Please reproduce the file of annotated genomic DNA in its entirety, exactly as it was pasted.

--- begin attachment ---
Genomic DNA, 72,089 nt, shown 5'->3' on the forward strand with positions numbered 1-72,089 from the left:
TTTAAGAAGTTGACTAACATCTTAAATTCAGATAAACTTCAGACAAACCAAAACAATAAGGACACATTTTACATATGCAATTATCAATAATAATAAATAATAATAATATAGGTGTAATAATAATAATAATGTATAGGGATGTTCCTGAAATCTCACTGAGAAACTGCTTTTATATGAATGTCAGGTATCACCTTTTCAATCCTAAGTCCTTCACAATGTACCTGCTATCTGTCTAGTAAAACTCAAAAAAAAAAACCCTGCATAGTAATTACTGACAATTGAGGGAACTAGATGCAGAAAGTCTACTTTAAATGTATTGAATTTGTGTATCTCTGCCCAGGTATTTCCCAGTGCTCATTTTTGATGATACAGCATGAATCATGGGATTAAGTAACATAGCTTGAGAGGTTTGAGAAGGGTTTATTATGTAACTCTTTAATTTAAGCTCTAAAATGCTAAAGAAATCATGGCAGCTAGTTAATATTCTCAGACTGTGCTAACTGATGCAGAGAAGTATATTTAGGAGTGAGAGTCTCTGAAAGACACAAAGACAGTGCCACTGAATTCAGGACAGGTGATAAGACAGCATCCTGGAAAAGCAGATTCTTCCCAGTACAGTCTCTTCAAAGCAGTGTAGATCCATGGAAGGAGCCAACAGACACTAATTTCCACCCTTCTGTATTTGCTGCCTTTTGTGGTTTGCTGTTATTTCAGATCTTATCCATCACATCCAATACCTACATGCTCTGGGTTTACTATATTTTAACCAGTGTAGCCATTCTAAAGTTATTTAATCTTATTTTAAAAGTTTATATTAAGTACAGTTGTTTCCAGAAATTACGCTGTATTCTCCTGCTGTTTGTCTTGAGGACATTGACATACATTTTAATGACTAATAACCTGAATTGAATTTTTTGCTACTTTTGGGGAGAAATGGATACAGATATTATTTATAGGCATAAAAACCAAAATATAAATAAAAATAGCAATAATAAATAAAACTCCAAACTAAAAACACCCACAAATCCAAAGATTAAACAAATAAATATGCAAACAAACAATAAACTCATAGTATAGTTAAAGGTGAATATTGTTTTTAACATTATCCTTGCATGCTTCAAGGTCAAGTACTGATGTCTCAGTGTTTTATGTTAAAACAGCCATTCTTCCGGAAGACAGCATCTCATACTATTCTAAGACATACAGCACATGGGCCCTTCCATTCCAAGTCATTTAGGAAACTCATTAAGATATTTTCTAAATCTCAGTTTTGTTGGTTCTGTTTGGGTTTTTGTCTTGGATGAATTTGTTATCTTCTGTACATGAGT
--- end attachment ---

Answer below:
Genomic DNA, 72,089 nt, shown 5'->3' on the forward strand with positions numbered 1-72,089 from the left:
TTTAAGAAGTTGACTAACATCTTAAATTCAGATAAACTTCAGACAAACCAAAACAATAAGGACACATTTTACATATGCAATTATCAATAATAATAAATAATAATAATATAGGTGTAATAATAATAATAATGTATAGGGATGTTCCTGAAATCTCACTGAGAAACTGCTTTTATATGAATGTCAGGTATCACCTTTTCAATCCTAAGTCCTTCACAATGTACCTGCTATCTGTCTAGTAAAACTCAAAAAAAAAAACCCTGCATAGTAATTACTGACAATTGAGGGAACTAGATGCAGAAAGTCTACTTTAAATGTATTGAATTTGTGTATCTCTGCCCAGGTATTTCCCAGTGCTCATTTTTGATGATACAGCATGAATCATGGGATTAAGTAACATAGCTTGAGAGGTTTGAGAAGGGTTTATTATGTAACTCTTTAATTTAAGCTCTAAAATGCTAAAGAAATCATGGCAGCTAGTTAATATTCTCAGACTGTGCTAACTGATGCAGAGAAGTATATTTAGGAGTGAGAGTCTCTGAAAGACACAAAGACAGTGCCACTGAATTCAGGACAGGTGATAAGACAGCATCCTGGAAAAGCAGATTCTTCCCAGTACAGTCTCTTCAAAGCAGTGTAGATCCATGGAAGGAGCCAACAGACACTAATTTCCACCCTTCTGTATTTGCTGCCTTTTGTGGTTTGCTGTTATTTCAGATCTTATCCATCACATCCAATACCTACATGCTCTGGGTTTACTATATTTTAACCAGTGTAGCCATTCTAAAGTTATTTAATCTTATTTTAAAAGTTTATATTAAGTACAGTTGTTTCCAGAAATTACGCTGTATTCTCCTGCTGTTTGTCTTGAGGACATTGACATACATTTTAATGACTAATAACCTGAATTGAATTTTTTGCTACTTTTGGGGAGAAATGGATACAGATATTATTTATAGGCATAAAAACCAAAATATAAATAAAAATAGCAATAATAAATAAAACTCCAAACTAAAAACACCCACAAATCCAAAGATTAAACAAATAAATATGCAAACAAACAATAAACTCATAGTATAGTTAAAGGTGAATATTGTTTTTAACATTATCCTTGCATGCTTCAAGGTCAAGTACTGATGTCTCAGTGTTTTATGTTAAAACAGCCATTCTTCCGGAAGACAGCATCTCATACTATTCTAAGACATACAGCACATGGGCCCTTCCATTCCAAGTCATTTAGGAAACTCATTAAGATATTTTCTAAATCTCAGTTTTGTTGGTTCTGTTTGGGTTTTTGTCTTGGATGAATTTGTTATCTTCTGTACATGAGT